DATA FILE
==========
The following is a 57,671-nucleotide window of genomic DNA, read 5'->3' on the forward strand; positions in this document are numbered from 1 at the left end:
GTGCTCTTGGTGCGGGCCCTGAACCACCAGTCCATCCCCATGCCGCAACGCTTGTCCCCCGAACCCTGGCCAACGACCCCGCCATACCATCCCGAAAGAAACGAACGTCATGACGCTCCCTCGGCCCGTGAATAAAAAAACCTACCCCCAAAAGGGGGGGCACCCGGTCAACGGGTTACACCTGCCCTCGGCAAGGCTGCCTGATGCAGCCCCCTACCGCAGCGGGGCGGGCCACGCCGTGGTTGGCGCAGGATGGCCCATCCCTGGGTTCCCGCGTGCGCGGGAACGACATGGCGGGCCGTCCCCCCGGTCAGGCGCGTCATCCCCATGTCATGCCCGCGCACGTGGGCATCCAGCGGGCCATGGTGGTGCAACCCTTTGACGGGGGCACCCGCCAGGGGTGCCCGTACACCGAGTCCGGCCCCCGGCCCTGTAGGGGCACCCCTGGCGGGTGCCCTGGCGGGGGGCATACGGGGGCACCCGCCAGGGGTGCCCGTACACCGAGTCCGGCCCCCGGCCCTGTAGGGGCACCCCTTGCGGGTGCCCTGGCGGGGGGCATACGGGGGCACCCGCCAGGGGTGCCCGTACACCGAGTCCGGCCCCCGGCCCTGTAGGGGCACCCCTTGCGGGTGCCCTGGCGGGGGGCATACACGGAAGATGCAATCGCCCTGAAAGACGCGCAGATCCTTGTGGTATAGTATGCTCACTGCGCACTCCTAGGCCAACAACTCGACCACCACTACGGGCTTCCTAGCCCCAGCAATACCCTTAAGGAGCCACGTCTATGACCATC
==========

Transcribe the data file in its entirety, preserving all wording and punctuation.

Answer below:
The following is a 57,671-nucleotide window of genomic DNA, read 5'->3' on the forward strand; positions in this document are numbered from 1 at the left end:
GTGCTCTTGGTGCGGGCCCTGAACCACCAGTCCATCCCCATGCCGCAACGCTTGTCCCCCGAACCCTGGCCAACGACCCCGCCATACCATCCCGAAAGAAACGAACGTCATGACGCTCCCTCGGCCCGTGAATAAAAAAACCTACCCCCAAAAGGGGGGGCACCCGGTCAACGGGTTACACCTGCCCTCGGCAAGGCTGCCTGATGCAGCCCCCTACCGCAGCGGGGCGGGCCACGCCGTGGTTGGCGCAGGATGGCCCATCCCTGGGTTCCCGCGTGCGCGGGAACGACATGGCGGGCCGTCCCCCCGGTCAGGCGCGTCATCCCCATGTCATGCCCGCGCACGTGGGCATCCAGCGGGCCATGGTGGTGCAACCCTTTGACGGGGGCACCCGCCAGGGGTGCCCGTACACCGAGTCCGGCCCCCGGCCCTGTAGGGGCACCCCTGGCGGGTGCCCTGGCGGGGGGCATACGGGGGCACCCGCCAGGGGTGCCCGTACACCGAGTCCGGCCCCCGGCCCTGTAGGGGCACCCCTTGCGGGTGCCCTGGCGGGGGGCATACGGGGGCACCCGCCAGGGGTGCCCGTACACCGAGTCCGGCCCCCGGCCCTGTAGGGGCACCCCTTGCGGGTGCCCTGGCGGGGGGCATACACGGAAGATGCAATCGCCCTGAAAGACGCGCAGATCCTTGTGGTATAGTATGCTCACTGCGCACTCCTAGGCCAACAACTCGACCACCACTACGGGCTTCCTAGCCCCAGCAATACCCTTAAGGAGCCACGTCTATGACCATC